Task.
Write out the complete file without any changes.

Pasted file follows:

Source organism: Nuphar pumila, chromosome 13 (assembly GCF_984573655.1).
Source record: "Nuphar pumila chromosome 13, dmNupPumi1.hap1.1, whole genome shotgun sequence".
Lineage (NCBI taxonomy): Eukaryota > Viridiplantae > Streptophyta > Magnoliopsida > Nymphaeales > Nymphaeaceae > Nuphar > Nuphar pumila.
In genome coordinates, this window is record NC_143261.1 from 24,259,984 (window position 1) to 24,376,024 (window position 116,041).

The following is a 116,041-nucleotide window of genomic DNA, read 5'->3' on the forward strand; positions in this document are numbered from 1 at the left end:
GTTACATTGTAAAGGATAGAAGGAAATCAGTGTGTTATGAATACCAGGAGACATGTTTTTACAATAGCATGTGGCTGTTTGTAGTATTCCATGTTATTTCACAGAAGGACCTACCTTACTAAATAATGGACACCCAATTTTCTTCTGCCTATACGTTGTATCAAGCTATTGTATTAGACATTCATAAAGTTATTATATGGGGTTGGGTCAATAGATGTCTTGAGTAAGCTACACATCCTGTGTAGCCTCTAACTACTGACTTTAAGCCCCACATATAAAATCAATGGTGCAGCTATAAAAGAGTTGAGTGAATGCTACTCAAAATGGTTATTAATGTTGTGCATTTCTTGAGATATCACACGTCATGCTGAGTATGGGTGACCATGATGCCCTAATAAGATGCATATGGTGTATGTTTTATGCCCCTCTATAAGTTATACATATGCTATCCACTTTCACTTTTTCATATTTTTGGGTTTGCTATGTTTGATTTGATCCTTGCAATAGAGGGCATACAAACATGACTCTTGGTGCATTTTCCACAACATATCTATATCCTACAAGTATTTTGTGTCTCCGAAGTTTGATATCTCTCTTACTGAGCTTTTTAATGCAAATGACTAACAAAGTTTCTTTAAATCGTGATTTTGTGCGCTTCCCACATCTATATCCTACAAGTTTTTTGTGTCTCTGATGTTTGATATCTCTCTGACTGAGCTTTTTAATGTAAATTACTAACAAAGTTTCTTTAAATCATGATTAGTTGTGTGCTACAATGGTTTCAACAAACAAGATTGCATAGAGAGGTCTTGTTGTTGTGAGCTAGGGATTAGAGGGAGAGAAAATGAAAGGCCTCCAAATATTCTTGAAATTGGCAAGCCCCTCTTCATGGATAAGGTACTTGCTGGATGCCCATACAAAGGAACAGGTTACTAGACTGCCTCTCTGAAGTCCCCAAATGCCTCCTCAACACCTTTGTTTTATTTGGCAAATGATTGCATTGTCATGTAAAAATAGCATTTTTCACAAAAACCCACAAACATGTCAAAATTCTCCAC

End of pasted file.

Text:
Source organism: Nuphar pumila, chromosome 13 (assembly GCF_984573655.1).
Source record: "Nuphar pumila chromosome 13, dmNupPumi1.hap1.1, whole genome shotgun sequence".
Lineage (NCBI taxonomy): Eukaryota > Viridiplantae > Streptophyta > Magnoliopsida > Nymphaeales > Nymphaeaceae > Nuphar > Nuphar pumila.
In genome coordinates, this window is record NC_143261.1 from 24,259,984 (window position 1) to 24,376,024 (window position 116,041).

The following is a 116,041-nucleotide window of genomic DNA, read 5'->3' on the forward strand; positions in this document are numbered from 1 at the left end:
GTTACATTGTAAAGGATAGAAGGAAATCAGTGTGTTATGAATACCAGGAGACATGTTTTTACAATAGCATGTGGCTGTTTGTAGTATTCCATGTTATTTCACAGAAGGACCTACCTTACTAAATAATGGACACCCAATTTTCTTCTGCCTATACGTTGTATCAAGCTATTGTATTAGACATTCATAAAGTTATTATATGGGGTTGGGTCAATAGATGTCTTGAGTAAGCTACACATCCTGTGTAGCCTCTAACTACTGACTTTAAGCCCCACATATAAAATCAATGGTGCAGCTATAAAAGAGTTGAGTGAATGCTACTCAAAATGGTTATTAATGTTGTGCATTTCTTGAGATATCACACGTCATGCTGAGTATGGGTGACCATGATGCCCTAATAAGATGCATATGGTGTATGTTTTATGCCCCTCTATAAGTTATACATATGCTATCCACTTTCACTTTTTCATATTTTTGGGTTTGCTATGTTTGATTTGATCCTTGCAATAGAGGGCATACAAACATGACTCTTGGTGCATTTTCCACAACATATCTATATCCTACAAGTATTTTGTGTCTCCGAAGTTTGATATCTCTCTTACTGAGCTTTTTAATGCAAATGACTAACAAAGTTTCTTTAAATCGTGATTTTGTGCGCTTCCCACATCTATATCCTACAAGTTTTTTGTGTCTCTGATGTTTGATATCTCTCTGACTGAGCTTTTTAATGTAAATTACTAACAAAGTTTCTTTAAATCATGATTAGTTGTGTGCTACAATGGTTTCAACAAACAAGATTGCATAGAGAGGTCTTGTTGTTGTGAGCTAGGGATTAGAGGGAGAGAAAATGAAAGGCCTCCAAATATTCTTGAAATTGGCAAGCCCCTCTTCATGGATAAGGTACTTGCTGGATGCCCATACAAAGGAACAGGTTACTAGACTGCCTCTCTGAAGTCCCCAAATGCCTCCTCAACACCTTTGTTTTATTTGGCAAATGATTGCATTGTCATGTAAAAATAGCATTTTTCACAAAAACCCACAAACATGTCAAAATTCTCCAC